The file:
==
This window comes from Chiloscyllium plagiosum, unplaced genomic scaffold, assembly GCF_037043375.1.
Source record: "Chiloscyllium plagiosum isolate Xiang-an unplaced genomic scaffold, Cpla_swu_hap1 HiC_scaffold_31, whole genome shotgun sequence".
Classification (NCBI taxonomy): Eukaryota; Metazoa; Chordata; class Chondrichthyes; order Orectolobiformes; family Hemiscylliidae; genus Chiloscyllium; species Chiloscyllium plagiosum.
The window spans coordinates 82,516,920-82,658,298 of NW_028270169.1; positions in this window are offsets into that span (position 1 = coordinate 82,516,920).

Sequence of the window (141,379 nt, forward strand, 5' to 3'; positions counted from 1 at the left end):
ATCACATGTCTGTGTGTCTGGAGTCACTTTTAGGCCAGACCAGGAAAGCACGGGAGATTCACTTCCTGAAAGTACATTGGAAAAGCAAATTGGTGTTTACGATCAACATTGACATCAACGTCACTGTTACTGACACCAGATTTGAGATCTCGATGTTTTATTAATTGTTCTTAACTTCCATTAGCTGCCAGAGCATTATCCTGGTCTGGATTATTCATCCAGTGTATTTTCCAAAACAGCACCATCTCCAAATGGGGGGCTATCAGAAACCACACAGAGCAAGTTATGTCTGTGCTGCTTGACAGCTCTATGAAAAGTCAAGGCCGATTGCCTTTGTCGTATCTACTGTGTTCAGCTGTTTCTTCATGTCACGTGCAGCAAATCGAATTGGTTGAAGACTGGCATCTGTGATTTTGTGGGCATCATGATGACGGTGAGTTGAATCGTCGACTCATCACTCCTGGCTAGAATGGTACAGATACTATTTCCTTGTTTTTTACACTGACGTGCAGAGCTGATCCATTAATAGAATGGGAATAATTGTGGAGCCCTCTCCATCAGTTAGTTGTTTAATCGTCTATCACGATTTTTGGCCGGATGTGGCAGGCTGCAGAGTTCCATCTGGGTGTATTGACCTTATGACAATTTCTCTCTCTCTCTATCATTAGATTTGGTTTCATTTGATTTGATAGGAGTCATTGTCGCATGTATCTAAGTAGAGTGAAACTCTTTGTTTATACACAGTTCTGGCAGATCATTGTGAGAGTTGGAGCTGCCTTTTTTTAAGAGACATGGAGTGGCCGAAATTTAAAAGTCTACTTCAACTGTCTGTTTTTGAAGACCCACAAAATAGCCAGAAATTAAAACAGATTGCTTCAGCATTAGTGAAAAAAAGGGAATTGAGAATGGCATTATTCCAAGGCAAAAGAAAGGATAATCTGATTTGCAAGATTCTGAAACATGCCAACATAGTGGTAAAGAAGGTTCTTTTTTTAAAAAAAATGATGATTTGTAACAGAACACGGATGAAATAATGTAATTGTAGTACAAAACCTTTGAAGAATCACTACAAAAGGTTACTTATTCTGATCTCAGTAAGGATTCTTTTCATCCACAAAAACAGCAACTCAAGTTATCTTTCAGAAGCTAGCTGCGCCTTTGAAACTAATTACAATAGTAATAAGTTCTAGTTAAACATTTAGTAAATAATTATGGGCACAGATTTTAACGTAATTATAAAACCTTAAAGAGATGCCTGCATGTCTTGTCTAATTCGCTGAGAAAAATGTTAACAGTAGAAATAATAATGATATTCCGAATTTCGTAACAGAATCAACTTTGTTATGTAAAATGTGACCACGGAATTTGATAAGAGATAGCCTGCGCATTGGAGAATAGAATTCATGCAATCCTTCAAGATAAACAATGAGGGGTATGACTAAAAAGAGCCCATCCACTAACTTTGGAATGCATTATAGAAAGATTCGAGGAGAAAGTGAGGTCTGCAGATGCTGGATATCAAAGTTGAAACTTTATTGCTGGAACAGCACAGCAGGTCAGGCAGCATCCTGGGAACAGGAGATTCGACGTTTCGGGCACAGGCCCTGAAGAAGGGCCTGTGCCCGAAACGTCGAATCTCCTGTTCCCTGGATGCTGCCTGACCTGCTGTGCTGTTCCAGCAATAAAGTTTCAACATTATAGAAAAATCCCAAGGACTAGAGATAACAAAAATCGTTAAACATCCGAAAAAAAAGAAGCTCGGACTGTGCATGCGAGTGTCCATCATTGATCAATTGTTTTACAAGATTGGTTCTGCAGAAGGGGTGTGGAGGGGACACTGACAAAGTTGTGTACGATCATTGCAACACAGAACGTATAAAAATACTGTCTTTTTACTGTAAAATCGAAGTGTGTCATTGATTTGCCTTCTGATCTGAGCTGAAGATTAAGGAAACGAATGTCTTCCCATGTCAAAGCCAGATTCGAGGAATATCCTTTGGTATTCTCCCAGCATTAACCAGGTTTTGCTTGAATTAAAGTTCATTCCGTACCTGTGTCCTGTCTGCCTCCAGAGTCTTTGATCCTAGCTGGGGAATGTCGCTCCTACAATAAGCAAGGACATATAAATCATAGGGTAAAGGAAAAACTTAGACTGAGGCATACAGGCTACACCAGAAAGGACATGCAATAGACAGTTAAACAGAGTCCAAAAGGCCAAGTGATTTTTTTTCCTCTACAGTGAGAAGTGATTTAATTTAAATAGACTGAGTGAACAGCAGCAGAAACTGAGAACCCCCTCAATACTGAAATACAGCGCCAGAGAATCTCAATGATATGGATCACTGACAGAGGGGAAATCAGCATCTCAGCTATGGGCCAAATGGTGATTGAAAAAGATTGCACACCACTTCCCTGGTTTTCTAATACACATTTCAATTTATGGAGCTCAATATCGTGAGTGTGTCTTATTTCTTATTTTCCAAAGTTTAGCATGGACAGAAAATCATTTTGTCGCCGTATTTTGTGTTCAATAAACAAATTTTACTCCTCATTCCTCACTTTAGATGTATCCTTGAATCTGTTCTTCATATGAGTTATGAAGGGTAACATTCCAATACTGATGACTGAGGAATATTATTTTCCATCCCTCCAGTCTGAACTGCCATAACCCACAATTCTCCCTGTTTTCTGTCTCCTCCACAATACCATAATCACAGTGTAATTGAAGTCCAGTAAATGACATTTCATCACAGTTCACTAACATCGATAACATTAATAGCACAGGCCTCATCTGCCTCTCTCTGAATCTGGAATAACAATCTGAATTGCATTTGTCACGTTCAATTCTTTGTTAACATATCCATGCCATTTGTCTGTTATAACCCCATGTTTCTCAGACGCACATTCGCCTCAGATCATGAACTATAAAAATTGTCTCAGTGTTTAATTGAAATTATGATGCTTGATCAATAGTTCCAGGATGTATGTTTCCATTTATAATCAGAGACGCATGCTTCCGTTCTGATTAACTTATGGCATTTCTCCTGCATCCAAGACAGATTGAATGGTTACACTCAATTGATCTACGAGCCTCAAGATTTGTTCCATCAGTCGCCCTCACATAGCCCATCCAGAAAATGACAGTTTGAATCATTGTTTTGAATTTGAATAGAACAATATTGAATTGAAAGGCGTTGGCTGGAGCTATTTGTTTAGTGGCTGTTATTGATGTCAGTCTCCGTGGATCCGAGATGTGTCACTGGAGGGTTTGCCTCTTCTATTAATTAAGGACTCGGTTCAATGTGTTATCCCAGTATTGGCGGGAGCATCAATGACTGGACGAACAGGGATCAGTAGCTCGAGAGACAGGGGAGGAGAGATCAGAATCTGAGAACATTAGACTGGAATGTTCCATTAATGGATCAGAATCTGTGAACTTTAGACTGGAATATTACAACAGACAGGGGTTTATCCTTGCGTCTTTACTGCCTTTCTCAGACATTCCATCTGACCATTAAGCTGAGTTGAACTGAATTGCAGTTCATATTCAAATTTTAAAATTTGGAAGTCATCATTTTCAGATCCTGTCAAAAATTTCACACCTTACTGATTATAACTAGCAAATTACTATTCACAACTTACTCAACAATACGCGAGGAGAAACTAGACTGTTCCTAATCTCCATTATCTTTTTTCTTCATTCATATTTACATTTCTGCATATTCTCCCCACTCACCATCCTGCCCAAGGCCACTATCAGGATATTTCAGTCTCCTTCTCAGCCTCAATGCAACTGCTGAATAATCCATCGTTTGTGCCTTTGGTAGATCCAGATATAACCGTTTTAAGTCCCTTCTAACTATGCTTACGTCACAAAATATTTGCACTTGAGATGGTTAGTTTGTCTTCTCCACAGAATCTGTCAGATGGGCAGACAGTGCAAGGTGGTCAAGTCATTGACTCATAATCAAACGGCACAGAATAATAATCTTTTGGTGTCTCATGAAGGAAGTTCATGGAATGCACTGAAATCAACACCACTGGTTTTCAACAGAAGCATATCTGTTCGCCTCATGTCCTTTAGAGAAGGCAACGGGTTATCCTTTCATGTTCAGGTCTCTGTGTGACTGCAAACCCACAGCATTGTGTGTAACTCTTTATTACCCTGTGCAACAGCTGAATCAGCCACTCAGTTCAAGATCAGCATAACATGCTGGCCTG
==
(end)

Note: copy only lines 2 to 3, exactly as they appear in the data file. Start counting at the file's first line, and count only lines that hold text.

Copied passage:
Source record: "Chiloscyllium plagiosum isolate Xiang-an unplaced genomic scaffold, Cpla_swu_hap1 HiC_scaffold_31, whole genome shotgun sequence".
Classification (NCBI taxonomy): Eukaryota; Metazoa; Chordata; class Chondrichthyes; order Orectolobiformes; family Hemiscylliidae; genus Chiloscyllium; species Chiloscyllium plagiosum.